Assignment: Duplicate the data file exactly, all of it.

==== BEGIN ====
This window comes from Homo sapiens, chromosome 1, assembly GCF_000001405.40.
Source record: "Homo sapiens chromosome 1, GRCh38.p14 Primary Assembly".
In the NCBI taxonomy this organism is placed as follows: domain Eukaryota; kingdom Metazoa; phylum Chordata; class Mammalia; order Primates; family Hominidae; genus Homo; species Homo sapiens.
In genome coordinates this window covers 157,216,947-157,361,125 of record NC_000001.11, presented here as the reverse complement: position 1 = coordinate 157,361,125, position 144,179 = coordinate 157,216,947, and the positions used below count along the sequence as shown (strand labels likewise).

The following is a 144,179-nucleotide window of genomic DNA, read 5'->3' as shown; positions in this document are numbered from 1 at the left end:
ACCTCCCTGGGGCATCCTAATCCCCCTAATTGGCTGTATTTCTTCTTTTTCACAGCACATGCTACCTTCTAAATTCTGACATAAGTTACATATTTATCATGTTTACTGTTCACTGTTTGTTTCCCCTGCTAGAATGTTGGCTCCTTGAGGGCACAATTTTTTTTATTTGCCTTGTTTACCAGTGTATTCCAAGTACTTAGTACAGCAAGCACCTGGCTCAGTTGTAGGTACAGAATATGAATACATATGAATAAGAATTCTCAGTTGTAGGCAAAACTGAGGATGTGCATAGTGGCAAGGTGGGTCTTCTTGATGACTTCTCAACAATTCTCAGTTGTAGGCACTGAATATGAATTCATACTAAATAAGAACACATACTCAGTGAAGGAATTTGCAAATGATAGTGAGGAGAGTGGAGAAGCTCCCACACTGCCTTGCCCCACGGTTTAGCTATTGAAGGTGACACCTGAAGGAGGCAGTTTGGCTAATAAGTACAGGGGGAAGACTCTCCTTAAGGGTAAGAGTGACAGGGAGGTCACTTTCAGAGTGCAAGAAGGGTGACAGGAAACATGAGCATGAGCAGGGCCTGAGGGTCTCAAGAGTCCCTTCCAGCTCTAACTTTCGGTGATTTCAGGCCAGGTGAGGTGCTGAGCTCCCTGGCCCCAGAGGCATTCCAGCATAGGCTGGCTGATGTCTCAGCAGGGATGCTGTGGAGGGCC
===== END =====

This window comes from Homo sapiens, chromosome 1, assembly GCF_000001405.40.
Source record: "Homo sapiens chromosome 1, GRCh38.p14 Primary Assembly".
In the NCBI taxonomy this organism is placed as follows: domain Eukaryota; kingdom Metazoa; phylum Chordata; class Mammalia; order Primates; family Hominidae; genus Homo; species Homo sapiens.
In genome coordinates this window covers 157,216,947-157,361,125 of record NC_000001.11, presented here as the reverse complement: position 1 = coordinate 157,361,125, position 144,179 = coordinate 157,216,947, and the positions used below count along the sequence as shown (strand labels likewise).

The following is a 144,179-nucleotide window of genomic DNA, read 5'->3' as shown; positions in this document are numbered from 1 at the left end:
ACCTCCCTGGGGCATCCTAATCCCCCTAATTGGCTGTATTTCTTCTTTTTCACAGCACATGCTACCTTCTAAATTCTGACATAAGTTACATATTTATCATGTTTACTGTTCACTGTTTGTTTCCCCTGCTAGAATGTTGGCTCCTTGAGGGCACAATTTTTTTTATTTGCCTTGTTTACCAGTGTATTCCAAGTACTTAGTACAGCAAGCACCTGGCTCAGTTGTAGGTACAGAATATGAATACATATGAATAAGAATTCTCAGTTGTAGGCAAAACTGAGGATGTGCATAGTGGCAAGGTGGGTCTTCTTGATGACTTCTCAACAATTCTCAGTTGTAGGCACTGAATATGAATTCATACTAAATAAGAACACATACTCAGTGAAGGAATTTGCAAATGATAGTGAGGAGAGTGGAGAAGCTCCCACACTGCCTTGCCCCACGGTTTAGCTATTGAAGGTGACACCTGAAGGAGGCAGTTTGGCTAATAAGTACAGGGGGAAGACTCTCCTTAAGGGTAAGAGTGACAGGGAGGTCACTTTCAGAGTGCAAGAAGGGTGACAGGAAACATGAGCATGAGCAGGGCCTGAGGGTCTCAAGAGTCCCTTCCAGCTCTAACTTTCGGTGATTTCAGGCCAGGTGAGGTGCTGAGCTCCCTGGCCCCAGAGGCATTCCAGCATAGGCTGGCTGATGTCTCAGCAGGGATGCTGTGGAGGGCC